On May 8, 2013, the U.S. Department of Health and Human Services Office of Inspector General (OIG) issued an updated Special Advisory Bulletin on the Effect of Exclusion from Participation in Federal Health Care Programs (Special Advisory Bulletin). The Special Advisory Bulletin, which supersedes the OIG's original September 1999 bulletin, offers guidance to individuals and entities that have been excluded from federal healthcare programs, as well as to those who might employ or contract with an excluded individual or entity. In the decade since the release of the original bulletin, the OIG's exclusion authority has been strengthened and expanded by various statutory amendments. The OIG aggressively exercises its expanded exclusion authority, reportedly excluding 3,131 individuals and entities in FY 2012.

No payment will be made by Medicare, Medicaid or other federal healthcare program for any items or services furnished by an excluded individual or entity or at the medical direction or on the prescription of a physician or other authorized individual who is excluded when the person furnishing such item or service knew or had reason to know of the exclusion. In the Special Advisory Bulletin, the OIG reiterates that a provider could be subject to civil monetary penalty (CMP) liability if an excluded person participates in any way in the furnishing of items or services, including administrative and management services, that are payable by a federal healthcare program, regardless of whether the person is an employee, contractor or volunteer.

The OIG offers the following guidance regarding best practices for provider screening obligations:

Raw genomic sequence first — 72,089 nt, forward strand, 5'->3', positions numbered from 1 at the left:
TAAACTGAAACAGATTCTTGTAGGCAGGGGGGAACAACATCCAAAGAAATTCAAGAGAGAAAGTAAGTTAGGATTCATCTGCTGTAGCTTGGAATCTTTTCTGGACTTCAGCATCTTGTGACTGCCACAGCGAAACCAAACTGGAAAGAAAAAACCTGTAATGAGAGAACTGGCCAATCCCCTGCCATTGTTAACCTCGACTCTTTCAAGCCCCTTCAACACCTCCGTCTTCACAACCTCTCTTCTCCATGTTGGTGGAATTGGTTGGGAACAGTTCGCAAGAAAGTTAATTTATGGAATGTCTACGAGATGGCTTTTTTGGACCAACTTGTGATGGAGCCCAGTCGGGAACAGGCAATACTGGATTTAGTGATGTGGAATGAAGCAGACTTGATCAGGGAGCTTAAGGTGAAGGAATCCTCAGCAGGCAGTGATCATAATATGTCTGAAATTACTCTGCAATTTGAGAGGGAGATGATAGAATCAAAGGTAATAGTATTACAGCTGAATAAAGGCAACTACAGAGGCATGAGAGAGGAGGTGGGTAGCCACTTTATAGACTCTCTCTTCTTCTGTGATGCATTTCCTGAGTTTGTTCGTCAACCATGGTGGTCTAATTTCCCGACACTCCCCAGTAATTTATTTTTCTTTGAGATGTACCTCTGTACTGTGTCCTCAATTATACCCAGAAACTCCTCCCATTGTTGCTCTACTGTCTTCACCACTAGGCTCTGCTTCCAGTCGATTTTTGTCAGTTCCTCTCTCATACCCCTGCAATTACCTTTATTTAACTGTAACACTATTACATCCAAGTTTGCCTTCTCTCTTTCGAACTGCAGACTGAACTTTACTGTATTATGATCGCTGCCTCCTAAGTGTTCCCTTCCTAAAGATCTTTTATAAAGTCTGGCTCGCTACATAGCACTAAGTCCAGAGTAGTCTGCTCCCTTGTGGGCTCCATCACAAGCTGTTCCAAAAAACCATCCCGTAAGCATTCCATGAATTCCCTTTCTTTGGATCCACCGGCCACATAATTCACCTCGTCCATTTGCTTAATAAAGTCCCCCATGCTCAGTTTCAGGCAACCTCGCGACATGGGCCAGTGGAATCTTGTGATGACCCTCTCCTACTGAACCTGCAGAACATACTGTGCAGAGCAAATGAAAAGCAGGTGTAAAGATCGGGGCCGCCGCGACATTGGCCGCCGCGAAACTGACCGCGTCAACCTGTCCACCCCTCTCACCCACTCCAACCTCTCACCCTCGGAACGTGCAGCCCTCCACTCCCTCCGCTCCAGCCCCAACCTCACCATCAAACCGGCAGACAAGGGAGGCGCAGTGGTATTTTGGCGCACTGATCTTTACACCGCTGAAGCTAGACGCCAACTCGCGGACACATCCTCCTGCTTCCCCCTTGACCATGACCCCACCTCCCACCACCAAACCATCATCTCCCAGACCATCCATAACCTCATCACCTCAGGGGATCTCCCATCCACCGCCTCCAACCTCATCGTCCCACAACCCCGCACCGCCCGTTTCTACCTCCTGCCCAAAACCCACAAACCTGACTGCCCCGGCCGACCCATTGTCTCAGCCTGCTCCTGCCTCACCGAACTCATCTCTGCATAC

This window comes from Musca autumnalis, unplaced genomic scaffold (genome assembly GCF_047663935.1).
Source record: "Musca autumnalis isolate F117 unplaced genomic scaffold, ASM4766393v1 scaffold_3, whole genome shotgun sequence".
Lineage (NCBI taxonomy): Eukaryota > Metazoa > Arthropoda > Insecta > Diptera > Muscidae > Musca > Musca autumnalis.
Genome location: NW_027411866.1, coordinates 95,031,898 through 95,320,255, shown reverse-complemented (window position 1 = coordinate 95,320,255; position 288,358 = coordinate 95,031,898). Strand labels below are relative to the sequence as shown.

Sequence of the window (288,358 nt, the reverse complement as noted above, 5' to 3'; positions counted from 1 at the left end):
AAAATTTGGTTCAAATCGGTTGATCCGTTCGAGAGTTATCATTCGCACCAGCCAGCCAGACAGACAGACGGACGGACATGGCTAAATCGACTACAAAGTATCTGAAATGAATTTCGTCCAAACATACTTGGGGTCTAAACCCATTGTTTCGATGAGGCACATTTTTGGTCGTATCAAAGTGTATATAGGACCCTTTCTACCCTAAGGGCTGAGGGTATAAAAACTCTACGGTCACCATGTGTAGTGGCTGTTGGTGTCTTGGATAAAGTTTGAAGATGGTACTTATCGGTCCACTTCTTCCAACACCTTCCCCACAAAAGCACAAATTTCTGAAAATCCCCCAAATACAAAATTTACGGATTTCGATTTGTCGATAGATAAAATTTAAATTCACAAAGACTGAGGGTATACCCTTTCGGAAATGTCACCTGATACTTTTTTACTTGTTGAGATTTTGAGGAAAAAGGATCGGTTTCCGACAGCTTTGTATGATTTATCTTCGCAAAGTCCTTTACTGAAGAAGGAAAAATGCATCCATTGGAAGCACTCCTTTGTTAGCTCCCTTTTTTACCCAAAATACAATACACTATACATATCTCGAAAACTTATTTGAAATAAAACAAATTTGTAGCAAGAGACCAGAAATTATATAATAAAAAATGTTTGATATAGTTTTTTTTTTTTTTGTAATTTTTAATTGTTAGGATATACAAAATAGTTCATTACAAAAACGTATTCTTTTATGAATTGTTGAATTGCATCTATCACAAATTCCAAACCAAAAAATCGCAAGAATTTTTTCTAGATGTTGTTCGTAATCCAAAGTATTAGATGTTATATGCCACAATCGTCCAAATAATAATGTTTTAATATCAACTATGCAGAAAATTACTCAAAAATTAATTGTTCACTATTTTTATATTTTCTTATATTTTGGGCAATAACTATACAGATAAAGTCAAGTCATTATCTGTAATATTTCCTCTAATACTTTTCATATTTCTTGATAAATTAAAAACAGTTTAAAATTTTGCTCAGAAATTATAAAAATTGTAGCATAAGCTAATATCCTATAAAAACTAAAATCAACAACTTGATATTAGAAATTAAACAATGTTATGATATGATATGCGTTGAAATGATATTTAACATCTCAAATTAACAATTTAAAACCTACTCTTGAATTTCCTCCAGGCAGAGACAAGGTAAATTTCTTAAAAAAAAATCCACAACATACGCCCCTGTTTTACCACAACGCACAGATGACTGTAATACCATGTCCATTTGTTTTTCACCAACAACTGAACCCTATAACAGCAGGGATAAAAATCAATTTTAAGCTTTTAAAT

• Identify which individuals and entities to screen by reviewing each job category or contractual relationship to determine whether the item or service being provided is in any way payable by a federal healthcare program;
  • Perform initial and periodic (recommends but does not require monthly) checks of the List of Excluded Individuals and Entities (LEIE) online database maintained by the OIG, to determine the exclusion status of potential or current employees and contractors; and
  • Maintain documentation of the initial and subsequent name search performed (such as a printed screen-shot showing the results of the name search), in order to verify results.

Additionally, the OIG encourages providers that identify potential CMP liability on the basis of their relationship with an excluded person to use the recently updated OIG's Provider Self-Disclosure Protocol (SDP) to disclose and resolve the potential CMP liability. See the April 18, 2013, issue of the Health Law Update.